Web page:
Inspired by the history of director Ash Mayfair’s family, The Third Wife is a coming-of-age story in a time when women were rarely given a voice.
Set in late 19th Century rural Vietnam, fourteen-year-old May is given away in an arranged marriage to an older man. May learns that she can gain status and security if she gives birth to a male child. This becomes a real possibility when she gets pregnant. However, her path is fraught with danger when May starts to develop an attraction for Xuan, the second wife. She must either carry on in silence or forge find her own path.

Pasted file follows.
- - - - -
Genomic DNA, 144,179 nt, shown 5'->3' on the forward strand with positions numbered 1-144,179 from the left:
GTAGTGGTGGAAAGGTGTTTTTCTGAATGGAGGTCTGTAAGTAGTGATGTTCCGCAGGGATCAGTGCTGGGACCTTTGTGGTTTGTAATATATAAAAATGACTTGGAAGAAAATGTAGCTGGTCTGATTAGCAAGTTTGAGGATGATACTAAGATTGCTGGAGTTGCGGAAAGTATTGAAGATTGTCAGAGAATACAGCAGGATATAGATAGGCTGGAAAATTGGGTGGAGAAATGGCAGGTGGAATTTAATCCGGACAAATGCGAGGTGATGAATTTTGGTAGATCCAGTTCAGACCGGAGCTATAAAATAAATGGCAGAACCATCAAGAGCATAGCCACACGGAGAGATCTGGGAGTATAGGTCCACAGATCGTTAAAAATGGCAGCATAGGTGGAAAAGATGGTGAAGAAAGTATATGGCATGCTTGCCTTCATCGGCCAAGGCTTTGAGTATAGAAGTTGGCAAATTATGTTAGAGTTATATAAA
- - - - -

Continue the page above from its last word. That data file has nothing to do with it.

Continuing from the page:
There’s here’s no doubt that The Third Wife has a story to tell, and it does so in a way that evokes the beauty and poise of classics such as The Last Emperor. However, this is a film that will divide its audiences. Many will see it a powerful tale of freedom and choice. Others will see story of child-marriage, oppression, and abuse, wrapped up in pretty set pieces.
The truth is, the past is rarely palatable, and these stories do need to be told. The question, is whether it’s better to tell them as The Third Wife does—as a sensuous and seductive costume drama. Or accept that what we’re seeing—particularly the young girl’s ‘wedding night’—may be important, but it’s not especially entertaining, despite the guile and beauty of the production.
A beautiful film, but a tough watching experience.